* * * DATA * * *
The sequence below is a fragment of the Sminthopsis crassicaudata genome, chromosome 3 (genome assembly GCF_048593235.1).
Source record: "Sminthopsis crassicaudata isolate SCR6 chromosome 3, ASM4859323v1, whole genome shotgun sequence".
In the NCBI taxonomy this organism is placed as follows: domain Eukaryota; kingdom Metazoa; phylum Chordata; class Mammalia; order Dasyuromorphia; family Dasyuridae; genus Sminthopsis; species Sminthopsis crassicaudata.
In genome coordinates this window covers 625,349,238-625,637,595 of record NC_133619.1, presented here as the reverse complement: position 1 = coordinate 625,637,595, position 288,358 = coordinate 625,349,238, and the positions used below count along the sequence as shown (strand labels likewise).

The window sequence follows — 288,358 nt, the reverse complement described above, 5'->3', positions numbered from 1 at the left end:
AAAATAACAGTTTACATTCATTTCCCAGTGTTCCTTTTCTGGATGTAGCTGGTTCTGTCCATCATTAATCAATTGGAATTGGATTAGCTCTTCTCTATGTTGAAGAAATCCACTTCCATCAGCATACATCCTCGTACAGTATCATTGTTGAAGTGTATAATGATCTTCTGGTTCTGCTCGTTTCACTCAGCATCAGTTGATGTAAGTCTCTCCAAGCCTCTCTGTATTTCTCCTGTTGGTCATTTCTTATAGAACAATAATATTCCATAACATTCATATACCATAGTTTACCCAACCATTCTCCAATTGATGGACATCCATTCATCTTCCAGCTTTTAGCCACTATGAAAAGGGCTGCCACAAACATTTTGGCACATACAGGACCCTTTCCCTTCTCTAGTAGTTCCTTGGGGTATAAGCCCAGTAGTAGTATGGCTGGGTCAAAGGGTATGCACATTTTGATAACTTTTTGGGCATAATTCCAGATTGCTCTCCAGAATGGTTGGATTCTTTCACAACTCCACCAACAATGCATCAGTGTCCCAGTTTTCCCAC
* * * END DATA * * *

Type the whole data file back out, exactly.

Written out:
The sequence below is a fragment of the Sminthopsis crassicaudata genome, chromosome 3 (genome assembly GCF_048593235.1).
Source record: "Sminthopsis crassicaudata isolate SCR6 chromosome 3, ASM4859323v1, whole genome shotgun sequence".
In the NCBI taxonomy this organism is placed as follows: domain Eukaryota; kingdom Metazoa; phylum Chordata; class Mammalia; order Dasyuromorphia; family Dasyuridae; genus Sminthopsis; species Sminthopsis crassicaudata.
In genome coordinates this window covers 625,349,238-625,637,595 of record NC_133619.1, presented here as the reverse complement: position 1 = coordinate 625,637,595, position 288,358 = coordinate 625,349,238, and the positions used below count along the sequence as shown (strand labels likewise).

The window sequence follows — 288,358 nt, the reverse complement described above, 5'->3', positions numbered from 1 at the left end:
AAAATAACAGTTTACATTCATTTCCCAGTGTTCCTTTTCTGGATGTAGCTGGTTCTGTCCATCATTAATCAATTGGAATTGGATTAGCTCTTCTCTATGTTGAAGAAATCCACTTCCATCAGCATACATCCTCGTACAGTATCATTGTTGAAGTGTATAATGATCTTCTGGTTCTGCTCGTTTCACTCAGCATCAGTTGATGTAAGTCTCTCCAAGCCTCTCTGTATTTCTCCTGTTGGTCATTTCTTATAGAACAATAATATTCCATAACATTCATATACCATAGTTTACCCAACCATTCTCCAATTGATGGACATCCATTCATCTTCCAGCTTTTAGCCACTATGAAAAGGGCTGCCACAAACATTTTGGCACATACAGGACCCTTTCCCTTCTCTAGTAGTTCCTTGGGGTATAAGCCCAGTAGTAGTATGGCTGGGTCAAAGGGTATGCACATTTTGATAACTTTTTGGGCATAATTCCAGATTGCTCTCCAGAATGGTTGGATTCTTTCACAACTCCACCAACAATGCATCAGTGTCCCAGTTTTCCCAC